Should I speak in tongues? If I can’t is there something wrong with me?

Personally, I believe there is much I could learn about speaking in tongues. I’m not part of a tradition nor am I from a part of the world that embraces it as much as others. That said, I think I can still understand some of what Paul wants us to learn in 1 Corinthians 14 in regards to the practice.

I think it’s clear from Paul’s writing in this chapter and in the ones preceding that speaking in tongues does has a place and a function in the body of Christ. But that place is not primarily in public worship and its function isn’t for boasting and it’s not to be a litmus test as to whether or not you have the Spirit. After all, it is just one of many gifts of the Spirit, and each is gifted according to God’s will.

Unfortunately this is how tongues is presented in some churches. To those churches whether or not your speak in tongues is the sign of if you have the Spirit of God. It is treated as the sign and the gift above others. That is not building up the body and instead it’s dividing it between the haves and have-nots. That is not the reason we’ve been given these gifts by God.

That reason, the building up, is so important and it is why Paul placed prophecy above speaking in tongues in this section. Speaking in tongues is a more personal, private gift, but prophecy is one that builds up the body, believer and even unbeliever. He doesn’t want to demean speaking in tongues, and he mentions that he does it himself. But he does want to focus more on the goal behind these gifts, that is, of building up the body.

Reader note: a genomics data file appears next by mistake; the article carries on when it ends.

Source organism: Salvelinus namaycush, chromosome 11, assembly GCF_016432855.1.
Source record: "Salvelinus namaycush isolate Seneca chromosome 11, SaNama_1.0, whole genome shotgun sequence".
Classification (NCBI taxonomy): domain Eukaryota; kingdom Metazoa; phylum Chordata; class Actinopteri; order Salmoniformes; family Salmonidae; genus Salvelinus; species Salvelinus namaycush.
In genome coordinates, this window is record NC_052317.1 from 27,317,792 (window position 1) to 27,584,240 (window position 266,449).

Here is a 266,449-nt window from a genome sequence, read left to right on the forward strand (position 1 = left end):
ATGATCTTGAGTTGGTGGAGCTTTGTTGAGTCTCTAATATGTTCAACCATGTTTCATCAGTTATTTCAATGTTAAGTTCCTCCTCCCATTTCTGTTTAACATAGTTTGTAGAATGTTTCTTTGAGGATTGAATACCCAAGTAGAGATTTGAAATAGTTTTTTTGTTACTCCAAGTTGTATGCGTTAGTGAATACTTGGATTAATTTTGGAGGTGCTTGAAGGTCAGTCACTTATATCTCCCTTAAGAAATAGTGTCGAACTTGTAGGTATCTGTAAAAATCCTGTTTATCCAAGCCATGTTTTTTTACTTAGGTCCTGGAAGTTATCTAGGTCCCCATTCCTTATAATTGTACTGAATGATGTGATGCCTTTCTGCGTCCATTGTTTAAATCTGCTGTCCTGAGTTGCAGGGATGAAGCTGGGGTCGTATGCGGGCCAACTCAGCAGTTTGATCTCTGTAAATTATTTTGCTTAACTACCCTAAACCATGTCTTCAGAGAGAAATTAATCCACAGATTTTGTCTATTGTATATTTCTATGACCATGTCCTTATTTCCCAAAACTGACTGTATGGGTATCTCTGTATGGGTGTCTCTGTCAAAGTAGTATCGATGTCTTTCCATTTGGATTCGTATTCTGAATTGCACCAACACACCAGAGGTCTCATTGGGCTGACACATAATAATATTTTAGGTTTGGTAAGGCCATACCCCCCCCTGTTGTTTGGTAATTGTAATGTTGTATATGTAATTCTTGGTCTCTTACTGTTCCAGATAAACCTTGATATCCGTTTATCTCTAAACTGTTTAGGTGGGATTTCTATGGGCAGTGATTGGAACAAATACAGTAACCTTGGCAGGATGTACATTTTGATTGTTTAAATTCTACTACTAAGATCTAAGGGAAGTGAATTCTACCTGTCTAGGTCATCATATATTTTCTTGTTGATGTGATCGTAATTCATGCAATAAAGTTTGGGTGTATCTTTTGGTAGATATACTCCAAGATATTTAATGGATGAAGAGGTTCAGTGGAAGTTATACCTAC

Why is the foot jealous of the hand?

You’ve most likely read or heard about Paul’s illustration of how the church is the body of Christ. We are the body which, while made up of many parts, is one. While it is one, it has many members. The problem that Paul sees in the church is that some parts are thinking of themselves as lesser than others (or being made to feel as though they are less). Paul writes in 1 Corinthians 12:

For the body does not consist of one member but of many. If the foot should say, “Because I am not a hand, I do not belong to the body,” that would not make it any less a part of the body. And if the ear should say, “Because I am not an eye, I do not belong to the body,” that would not make it any less a part of the body. If the whole body were an eye, where would be the sense of hearing? If the whole body were an ear, where would be the sense of smell? But as it is, God arranged the members in the body, each one of them, as he chose. If all were a single member, where would the body be? As it is, there are many parts, yet one body.

His illustration makes sense to us without any further cultural insights, but his point is even stronger when we learn how certain body parts were viewed. His example of a foot is not chosen randomly. The foot, being the very bottom of the body, was (and still is in some cultures in the Middle East) seen as dishonorable. It would be offensive to show the sole of your foot to someone if you were to travel to certain countries. So what Paul is doing here is picking the part of the body that would most likely be seen as a lesser part and using it as the example of that which should be kept in high esteem.

But God has so composed the body, giving greater honor to the part that lacked it, that there may be no division in the body, but that the members may have the same care for one another.

Using the foot Paul makes his point that even those that may be seen as the lowest should be valued in the church body. There is no exception. The body is one and should live with unity, not stratification or divisions.